Ex-coal mining CEO asks Trump to resist punishing coal execs

By John Raby, Associated Press

In a Wednesday, April 6, 2016, file photo, former Massey CEO Don Blankenship is escorted by Homeland Security officers from the Robert C. Byrd U.S. Courthouse in Charleston, W. Va. Blankenship has asked President Donald Trump to resist attempts in Congress to enhance criminal penalties for coal executives who violate mine safety and health standards. Blankenship, who recently was freed from federal prison, also asked the president in a letter Tuesday, May 16, 2017, to re-examine a federal investigation into the nation's worst coal mining disaster in four decades. (F. Brian Ferguson/Charleston Gazette-Mail via AP, File)

CHARLESTON, W.Va. (AP) — A former coal mining executive jailed for conspiring to violate federal mine safety standards has asked President Donald Trump on Tuesday to resist attempts in Congress to enhance criminal penalties for coal executives who violate mine safety and health standards.

Don Blankenship, who recently was freed from federal prison, also asked the president in a letter to re-examine a federal investigation into the nation's worst coal mining disaster in four decades.

Blankenship served a year in prison for a misdemeanor conviction of conspiring to violate federal mine safety standards at Massey's Upper Big Branch mine in southern West Virginia, where 29 workers died in a 2010 explosion. Jurors didn't convict him of another conspiracy and securities fraud charges that could have extended his sentence to 30 years.

U.S. Sen. Joe Manchin of West Virginia and others have tried without success to pass legislation to stiffen penalties on mine safety crimes. The Robert C. Byrd Mine Safety Protection Act was re-introduced last month.

The legislation, initially offered following the 2010 explosion, also would give the federal Mine Safety and Health Administration more enforcement authority, strengthen whistleblower protections and require independent accident investigations. MSHA director Joe Main has said his agency also needs federal subpoena power in investigations.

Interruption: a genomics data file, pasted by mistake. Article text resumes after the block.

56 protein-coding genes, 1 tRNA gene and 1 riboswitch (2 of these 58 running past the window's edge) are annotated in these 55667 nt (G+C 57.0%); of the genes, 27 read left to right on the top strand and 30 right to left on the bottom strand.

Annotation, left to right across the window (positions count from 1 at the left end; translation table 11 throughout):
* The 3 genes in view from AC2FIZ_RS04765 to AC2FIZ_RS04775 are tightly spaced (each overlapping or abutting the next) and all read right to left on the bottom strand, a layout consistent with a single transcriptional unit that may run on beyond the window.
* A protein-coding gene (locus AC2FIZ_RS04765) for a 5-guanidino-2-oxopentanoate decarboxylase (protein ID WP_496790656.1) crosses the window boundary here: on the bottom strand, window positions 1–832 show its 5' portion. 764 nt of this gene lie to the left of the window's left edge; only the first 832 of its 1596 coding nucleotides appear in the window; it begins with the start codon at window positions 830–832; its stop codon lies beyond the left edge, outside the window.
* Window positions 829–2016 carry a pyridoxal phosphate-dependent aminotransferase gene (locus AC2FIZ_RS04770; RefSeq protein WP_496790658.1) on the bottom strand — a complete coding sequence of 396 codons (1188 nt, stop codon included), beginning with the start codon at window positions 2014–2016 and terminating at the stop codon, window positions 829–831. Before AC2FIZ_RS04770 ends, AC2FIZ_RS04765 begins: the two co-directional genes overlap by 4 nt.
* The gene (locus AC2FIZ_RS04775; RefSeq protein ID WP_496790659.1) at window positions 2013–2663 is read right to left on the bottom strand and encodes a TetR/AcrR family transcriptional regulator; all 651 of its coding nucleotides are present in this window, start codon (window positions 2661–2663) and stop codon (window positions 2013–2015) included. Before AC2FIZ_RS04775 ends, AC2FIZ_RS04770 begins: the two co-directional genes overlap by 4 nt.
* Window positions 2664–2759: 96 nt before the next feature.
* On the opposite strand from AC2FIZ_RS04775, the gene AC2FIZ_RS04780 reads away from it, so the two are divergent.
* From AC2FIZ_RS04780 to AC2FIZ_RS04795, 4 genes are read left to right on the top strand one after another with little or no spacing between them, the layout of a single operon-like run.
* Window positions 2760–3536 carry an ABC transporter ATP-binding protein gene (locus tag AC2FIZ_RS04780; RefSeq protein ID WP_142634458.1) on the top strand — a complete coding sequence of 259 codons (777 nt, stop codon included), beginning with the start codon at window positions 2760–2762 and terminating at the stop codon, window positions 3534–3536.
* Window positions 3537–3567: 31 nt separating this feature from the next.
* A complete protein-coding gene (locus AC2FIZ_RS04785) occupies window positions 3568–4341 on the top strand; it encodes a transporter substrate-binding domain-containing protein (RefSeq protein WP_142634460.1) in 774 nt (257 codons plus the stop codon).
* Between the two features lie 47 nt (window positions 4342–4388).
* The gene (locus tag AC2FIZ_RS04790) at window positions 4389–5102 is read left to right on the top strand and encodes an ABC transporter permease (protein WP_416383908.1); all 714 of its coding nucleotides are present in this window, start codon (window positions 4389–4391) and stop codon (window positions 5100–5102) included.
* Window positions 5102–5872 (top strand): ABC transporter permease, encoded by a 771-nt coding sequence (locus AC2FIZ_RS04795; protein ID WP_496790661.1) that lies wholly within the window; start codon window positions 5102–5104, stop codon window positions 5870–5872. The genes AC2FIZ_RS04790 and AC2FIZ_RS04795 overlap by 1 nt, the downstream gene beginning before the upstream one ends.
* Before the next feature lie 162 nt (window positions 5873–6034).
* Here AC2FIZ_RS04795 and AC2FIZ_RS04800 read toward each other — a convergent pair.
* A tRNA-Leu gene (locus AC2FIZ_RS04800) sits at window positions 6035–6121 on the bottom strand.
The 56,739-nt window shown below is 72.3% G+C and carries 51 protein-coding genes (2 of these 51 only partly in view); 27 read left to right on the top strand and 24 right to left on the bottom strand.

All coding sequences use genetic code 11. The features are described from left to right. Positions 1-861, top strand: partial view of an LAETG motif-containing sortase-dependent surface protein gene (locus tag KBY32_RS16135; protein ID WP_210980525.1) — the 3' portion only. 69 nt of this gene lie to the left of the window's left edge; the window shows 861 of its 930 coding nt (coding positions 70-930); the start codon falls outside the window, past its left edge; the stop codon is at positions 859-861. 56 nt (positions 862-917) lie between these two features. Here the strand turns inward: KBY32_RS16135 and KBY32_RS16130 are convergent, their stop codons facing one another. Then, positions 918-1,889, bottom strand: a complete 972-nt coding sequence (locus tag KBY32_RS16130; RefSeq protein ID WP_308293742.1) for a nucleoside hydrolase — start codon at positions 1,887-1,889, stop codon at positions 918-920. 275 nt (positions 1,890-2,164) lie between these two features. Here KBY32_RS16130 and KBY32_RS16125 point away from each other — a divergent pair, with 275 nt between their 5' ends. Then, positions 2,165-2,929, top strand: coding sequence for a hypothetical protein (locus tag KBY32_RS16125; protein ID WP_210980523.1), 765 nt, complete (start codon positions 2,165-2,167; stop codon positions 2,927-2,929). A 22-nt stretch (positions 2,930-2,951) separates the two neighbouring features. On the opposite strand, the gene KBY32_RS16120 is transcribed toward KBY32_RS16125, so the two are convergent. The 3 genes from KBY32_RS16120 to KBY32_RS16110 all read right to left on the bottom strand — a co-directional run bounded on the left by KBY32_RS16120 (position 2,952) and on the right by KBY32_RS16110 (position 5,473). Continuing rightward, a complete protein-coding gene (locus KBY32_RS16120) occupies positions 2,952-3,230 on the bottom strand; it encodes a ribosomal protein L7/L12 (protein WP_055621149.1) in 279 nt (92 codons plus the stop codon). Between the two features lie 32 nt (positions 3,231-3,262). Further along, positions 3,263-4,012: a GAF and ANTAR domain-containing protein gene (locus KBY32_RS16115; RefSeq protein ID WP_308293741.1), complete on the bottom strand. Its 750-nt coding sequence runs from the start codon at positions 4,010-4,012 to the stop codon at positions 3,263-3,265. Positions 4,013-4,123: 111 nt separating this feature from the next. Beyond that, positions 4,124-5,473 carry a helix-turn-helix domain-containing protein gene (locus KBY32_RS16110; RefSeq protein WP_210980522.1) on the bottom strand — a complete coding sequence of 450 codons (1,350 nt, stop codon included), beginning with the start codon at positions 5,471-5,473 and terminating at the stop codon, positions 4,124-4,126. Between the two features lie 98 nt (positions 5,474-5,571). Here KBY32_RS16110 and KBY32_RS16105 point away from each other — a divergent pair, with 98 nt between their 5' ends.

The GOP took control of the House in January 2011. Republicans have not given the bill much support.

Blankenship said mine safety will greatly improve if technology-related legislation is passed to "allow America's coal miners to mine coal at less risk to themselves." He also suggested splitting MSHA into a regulatory arm and a mine accident investigation arm.

In a reply to a question about Blankenship's letter, the White House said in a statement that Trump is "committed to his promise to the American people to rid government of wasteful regulations."

United Mine Workers union President Cecil Roberts said that before Trump considers making any changes to MSHA, "I would strongly suggest he talk to the families of the 29 miners killed at UBB and then determine if he needs to act."

Manchin spokesman Jonathan Kott said Tuesday that out of respect for the families, the Democrat "is not going to comment about this anymore." After Blankenship's release from prison last week, Manchin said he hoped Blankenship would "disappear from the public eye."

In his letter, Blankenship questioned several investigations that concluded the blast was sparked by worn and broken equipment, fueled by a deadly buildup of methane and coal dust.

Federal investigators discovered that Massey had made "systematic, intentional and aggressive efforts" to hide problems and throw off inspectors, even falsifying safety records. Managers also alerted miners when inspectors arrived, allowing time to disguise or temporarily fix dangerous conditions.

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